Philippe Le Corre is a senior fellow with the Harvard Kennedy School's Mossavar-Rahmani Center for Business and Government and a Fellow with the Belfer Center for Science and International Affairs, specializing on China’s geoeconomic and geopolitical rise, and Chinese foreign direct investment. He was previously a fellow with the Brookings Institution in Washington. He has worked on China since the late 1980s first as a foreign correspondent for Radio France International, then as a senior adviser to the French government, a consultant and a think-tanker. He is the author of several books on China, including China’s Offensive in Europe published in 2016 by Brookings Press. He has contributed to a large number of publications such as the Wall Street Journal, the Financial Times, Le Monde, Les Echos, Nikkei Asian Review, China Perspective and Asia-Europe Journal. He co-authored a recent report with Jonathan Pollack titled China’s Global Rise: can the EU and U.S. pursue a Coordinated Strategy?  He has also taught at Johns Hopkins University in Washington, D.C., and Sciences Po in Paris.

Last Updated: December 20, 2017

Xi’s Visit to ‘Rival’ Europe

Paul Haenle & Philippe Le Corre from Carnegie-Tsinghua Center for Global Policy
President Xi Jinping travels to Italy and France this month for his first overseas trip of 2019. His visit comes soon after the European Commission labeled China a “systemic rival” and “economic competitor.” Xi’s objective for both trips is to shore...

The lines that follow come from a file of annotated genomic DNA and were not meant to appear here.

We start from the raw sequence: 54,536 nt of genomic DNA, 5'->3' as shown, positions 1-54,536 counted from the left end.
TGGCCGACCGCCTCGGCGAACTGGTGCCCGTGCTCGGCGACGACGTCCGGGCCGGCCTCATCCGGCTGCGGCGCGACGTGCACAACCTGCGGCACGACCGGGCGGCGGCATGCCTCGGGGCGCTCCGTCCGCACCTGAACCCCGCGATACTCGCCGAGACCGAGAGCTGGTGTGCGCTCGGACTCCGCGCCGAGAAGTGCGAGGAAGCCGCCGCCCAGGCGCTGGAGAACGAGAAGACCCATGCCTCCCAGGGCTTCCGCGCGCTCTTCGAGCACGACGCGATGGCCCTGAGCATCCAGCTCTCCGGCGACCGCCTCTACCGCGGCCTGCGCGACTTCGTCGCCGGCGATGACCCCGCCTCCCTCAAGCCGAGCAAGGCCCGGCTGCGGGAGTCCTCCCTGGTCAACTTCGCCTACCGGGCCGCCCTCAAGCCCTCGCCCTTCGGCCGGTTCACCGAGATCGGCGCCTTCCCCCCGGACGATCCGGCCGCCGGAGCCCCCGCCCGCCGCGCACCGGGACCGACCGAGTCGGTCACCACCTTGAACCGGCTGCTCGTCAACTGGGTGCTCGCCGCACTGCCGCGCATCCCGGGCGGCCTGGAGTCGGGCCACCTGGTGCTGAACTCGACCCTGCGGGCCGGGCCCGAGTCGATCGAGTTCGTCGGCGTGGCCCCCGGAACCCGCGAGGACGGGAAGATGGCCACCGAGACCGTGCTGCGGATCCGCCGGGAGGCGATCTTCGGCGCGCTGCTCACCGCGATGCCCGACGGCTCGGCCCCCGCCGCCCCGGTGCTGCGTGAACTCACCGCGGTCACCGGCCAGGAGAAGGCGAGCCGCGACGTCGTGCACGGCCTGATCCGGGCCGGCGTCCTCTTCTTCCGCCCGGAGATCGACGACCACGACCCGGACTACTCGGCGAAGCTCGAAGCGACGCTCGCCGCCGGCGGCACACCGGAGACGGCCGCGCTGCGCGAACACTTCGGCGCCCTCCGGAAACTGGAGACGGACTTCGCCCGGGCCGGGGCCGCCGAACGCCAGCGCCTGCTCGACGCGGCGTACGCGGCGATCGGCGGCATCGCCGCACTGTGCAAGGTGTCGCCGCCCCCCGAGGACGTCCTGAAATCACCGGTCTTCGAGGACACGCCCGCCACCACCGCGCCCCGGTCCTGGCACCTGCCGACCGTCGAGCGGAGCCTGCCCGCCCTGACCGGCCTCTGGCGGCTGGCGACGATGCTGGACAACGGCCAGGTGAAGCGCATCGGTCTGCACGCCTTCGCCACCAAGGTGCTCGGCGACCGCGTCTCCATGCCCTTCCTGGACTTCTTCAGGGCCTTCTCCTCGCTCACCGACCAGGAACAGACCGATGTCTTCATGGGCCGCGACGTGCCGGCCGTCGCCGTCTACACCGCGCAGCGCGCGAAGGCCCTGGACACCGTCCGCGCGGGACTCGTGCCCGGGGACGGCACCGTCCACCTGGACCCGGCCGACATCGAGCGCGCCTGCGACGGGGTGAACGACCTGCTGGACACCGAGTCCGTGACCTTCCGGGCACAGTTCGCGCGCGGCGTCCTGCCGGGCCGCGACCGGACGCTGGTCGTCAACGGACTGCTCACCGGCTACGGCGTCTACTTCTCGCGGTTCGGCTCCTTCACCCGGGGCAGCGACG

Conversation

07.12.18

Can China Replace the U.S. in Europe?

Jan Weidenfeld, Isabel Hilton & more
The G7 debacle reminded Europeans the problems with relying on a fraying transatlantic partnership. Meanwhile, China has been playing a larger role on the continent, increasing its investment and its political influence. On July 6-7, Bulgaria held...

Conversation

12.19.17

Trump’s National Security Strategy and China

Zha Daojiong, Pamela Kyle Crossley & more
On December 18, U.S. President Donald J. Trump announced the United States’ new national security strategy. He called China a “strategic competitor,” and, along with Russia, called it a “revisionist power.” Those two nations, Trump said, are...

Conversation

06.01.17

Can China Supplant the U.S. in Europe?

Rogier Creemers, Zha Daojiong & more
From May 31 to June 2, Premier Li Keqiang will visit Germany and Belgium, to “further deepen and enrich China’s relations with the European Union (EU) at a time of increasing global uncertainty,” according to an article in China’s state newswire...